Can Manchester United’s Danny Welbeck nullify Italy’s Pirlo?

Why Danny Welbeck might start over Wayne Rooney against Italy centrally


While England were ultimately unfortunate to exit Euro 2012 against Italy via penalties, they were essentially dominated by Andrea Pirlo for much of that quarter-final game. Wayne Rooney, operating just in front of England’s midfield, neglected the crucial task of picking up Pirlo from deep, and England- having started that game well- limped towards extra time and penalties.


Fast forward nine months to Old Trafford when United and Real Madrid faced off in the Champions League second round second leg (March 2013). It is often forgotten that prior to the dismissal of Nani, United were utterly dominant over Jose Mourinho’s side, primarily because Danny Welbeck- preferred over Rooney to partner Robin Van Persie up front- was outstanding in man marking Xabi Alonso out of the game. Madrid scored two quick goals once Welbeck was forced to move out wide, allowing Alonso to become free.




The point is relatively simple. Rooney has failed to convince in previous times that he can be relied upon to counter and nullify opposition playmakers high up the pitch. Welbeck, alternatively, appears to have the physical stamina, tactical awareness and positional discipline to see the task through.


If Pirlo resumes and maintains his pivotal quarterback role within Cesare Prandelli’s narrow diamond shape, then it would be wise for Roy Hodgson to eliminate him from the game- just as Ferguson did with Park Ji Sung against Milan in the Champions League in 2010. That day, Park reduced Pirlo to just 21 passes as Milan succumbed to a heavy 4-0 defeat. Post game, talking to MUTV, Ferguson remarked that:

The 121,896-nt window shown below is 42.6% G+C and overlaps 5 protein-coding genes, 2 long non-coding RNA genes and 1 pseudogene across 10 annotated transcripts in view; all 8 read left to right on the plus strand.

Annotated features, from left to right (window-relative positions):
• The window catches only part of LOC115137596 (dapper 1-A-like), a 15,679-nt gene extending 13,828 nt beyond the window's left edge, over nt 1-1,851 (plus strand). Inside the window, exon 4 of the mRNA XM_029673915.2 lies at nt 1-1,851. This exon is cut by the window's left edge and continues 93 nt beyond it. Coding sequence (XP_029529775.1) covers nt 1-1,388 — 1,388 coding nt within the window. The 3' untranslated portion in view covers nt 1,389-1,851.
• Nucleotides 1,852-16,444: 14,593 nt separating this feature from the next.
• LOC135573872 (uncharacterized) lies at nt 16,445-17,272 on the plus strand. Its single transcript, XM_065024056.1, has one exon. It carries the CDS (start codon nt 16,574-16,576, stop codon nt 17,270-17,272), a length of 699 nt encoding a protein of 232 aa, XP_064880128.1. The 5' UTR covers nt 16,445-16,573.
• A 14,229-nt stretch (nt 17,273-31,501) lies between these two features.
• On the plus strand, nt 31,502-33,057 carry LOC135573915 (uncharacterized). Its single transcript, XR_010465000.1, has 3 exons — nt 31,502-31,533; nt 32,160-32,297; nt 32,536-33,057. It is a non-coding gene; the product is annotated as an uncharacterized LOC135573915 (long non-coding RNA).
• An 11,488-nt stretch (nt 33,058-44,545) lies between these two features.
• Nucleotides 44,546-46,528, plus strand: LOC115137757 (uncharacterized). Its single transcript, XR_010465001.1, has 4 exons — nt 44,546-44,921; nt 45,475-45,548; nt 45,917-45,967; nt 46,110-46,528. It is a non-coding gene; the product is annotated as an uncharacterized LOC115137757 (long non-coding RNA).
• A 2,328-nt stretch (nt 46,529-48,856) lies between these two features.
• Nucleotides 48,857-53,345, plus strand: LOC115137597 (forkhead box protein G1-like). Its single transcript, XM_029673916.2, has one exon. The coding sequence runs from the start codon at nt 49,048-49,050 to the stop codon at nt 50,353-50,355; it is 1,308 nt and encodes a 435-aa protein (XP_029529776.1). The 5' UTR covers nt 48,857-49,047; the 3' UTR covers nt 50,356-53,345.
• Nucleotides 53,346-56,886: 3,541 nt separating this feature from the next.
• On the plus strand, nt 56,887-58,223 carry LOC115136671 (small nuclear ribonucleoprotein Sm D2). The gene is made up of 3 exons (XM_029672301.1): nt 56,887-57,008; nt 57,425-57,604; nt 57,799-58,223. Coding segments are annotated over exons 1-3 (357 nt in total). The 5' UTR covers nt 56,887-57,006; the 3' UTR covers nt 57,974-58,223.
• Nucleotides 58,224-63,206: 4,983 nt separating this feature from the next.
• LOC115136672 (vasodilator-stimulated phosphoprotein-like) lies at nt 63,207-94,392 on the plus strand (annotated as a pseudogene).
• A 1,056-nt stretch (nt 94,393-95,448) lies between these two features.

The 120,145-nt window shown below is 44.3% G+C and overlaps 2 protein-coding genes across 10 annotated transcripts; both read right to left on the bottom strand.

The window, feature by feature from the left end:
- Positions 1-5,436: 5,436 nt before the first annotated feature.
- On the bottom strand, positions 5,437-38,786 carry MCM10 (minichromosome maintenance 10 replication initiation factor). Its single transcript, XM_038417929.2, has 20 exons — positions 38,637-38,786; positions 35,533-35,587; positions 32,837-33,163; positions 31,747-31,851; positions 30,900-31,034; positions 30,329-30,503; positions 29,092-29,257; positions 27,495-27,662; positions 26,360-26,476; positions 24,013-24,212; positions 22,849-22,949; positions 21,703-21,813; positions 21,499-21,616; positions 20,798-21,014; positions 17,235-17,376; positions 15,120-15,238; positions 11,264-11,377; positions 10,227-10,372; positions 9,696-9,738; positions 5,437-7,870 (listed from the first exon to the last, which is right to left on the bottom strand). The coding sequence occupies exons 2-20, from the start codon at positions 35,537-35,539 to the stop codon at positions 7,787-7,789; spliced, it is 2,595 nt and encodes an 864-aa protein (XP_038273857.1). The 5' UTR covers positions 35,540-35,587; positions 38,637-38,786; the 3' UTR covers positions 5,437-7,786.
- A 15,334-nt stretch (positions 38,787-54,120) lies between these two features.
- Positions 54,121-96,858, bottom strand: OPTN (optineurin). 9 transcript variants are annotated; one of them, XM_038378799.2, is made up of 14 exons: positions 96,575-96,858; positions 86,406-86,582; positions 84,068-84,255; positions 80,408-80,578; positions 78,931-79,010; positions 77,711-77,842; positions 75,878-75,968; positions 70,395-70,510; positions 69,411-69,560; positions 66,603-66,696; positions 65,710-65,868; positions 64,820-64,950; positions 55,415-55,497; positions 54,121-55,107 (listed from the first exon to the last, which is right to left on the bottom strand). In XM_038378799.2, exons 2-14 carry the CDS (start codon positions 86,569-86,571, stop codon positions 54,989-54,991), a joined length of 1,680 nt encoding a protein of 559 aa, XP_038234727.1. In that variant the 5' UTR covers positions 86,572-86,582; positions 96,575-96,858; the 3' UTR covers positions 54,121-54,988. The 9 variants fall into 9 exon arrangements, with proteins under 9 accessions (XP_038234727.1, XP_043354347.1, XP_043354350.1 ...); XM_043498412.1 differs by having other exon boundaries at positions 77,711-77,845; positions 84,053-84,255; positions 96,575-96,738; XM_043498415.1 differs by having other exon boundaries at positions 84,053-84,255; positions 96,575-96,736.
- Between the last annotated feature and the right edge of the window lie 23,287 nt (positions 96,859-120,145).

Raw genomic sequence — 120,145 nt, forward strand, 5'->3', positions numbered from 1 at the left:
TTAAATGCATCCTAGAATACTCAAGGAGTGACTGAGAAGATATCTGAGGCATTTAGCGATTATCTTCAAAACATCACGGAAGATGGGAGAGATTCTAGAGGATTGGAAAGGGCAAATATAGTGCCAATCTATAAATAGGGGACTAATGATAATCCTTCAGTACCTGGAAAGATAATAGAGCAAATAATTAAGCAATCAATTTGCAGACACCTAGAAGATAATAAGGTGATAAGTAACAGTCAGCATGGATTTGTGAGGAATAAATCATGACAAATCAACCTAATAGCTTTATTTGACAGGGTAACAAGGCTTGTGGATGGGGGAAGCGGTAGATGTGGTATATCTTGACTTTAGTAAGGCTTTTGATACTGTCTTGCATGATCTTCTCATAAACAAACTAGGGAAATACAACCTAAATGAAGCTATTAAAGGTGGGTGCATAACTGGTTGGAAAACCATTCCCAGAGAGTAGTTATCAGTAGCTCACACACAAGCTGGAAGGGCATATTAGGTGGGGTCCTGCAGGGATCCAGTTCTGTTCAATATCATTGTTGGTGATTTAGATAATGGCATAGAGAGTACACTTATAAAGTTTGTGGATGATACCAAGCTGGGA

We can talk about Rooney [who scored twice], but Park’s discipline, intelligence and sacrifice won us the match tactically. Pirlo is such an important player for them.


Pirlo seems to remember this as well, so much so that he publicly criticised Ferguson in his autobiography for it:


“Even [Sir Alex] Ferguson, the purple-nosed manager who turned Manchester United into a fearsome battleship, couldn’t resist the temptation. He’s essentially a man without blemish, but he ruined that purity just for a moment when it came to me. A fleeting shabbiness came over the legend that night. On one of the many occasions when our paths crossed during my time at Milan, he unleashed Park Ji-Sung to shadow me. The midfielder must have been the first nuclear-powered South Korean in history, in the sense that he rushed about the pitch at the speed of an electron.”



Two years ago in that quarter final, Pirlo dominated possession to the extent that he completed 133 passes- 19 more than England’s four midfielders put together- and the same amount as they attempted- 144. Whether Roy Hodgson would want to negate his offensive options by making this switch is difficult to know, but if by stopping Pirlo you essentially choke the Italian offense of any service, then maybe it’s a risk worth taking. It could allow Rooney to start wide left instead, which- considering the Italians tend to play without any width or wide players tracking back- might make for a decent attacking outlet.



Many thanks to @footballbutler for the guest post.

You can read more from them at

Follow @footballbutler on Twitter: Tactical Enthusiast who makes Mourinho look unprepared!







Posted on 29 May 2014, in Player Selection and tagged , , , , , , , . Bookmark the permalink. 2 Comments.

  1. I could read your stuff all day. Always thoughtful, relevant, intriguing and on target. Great angle here!

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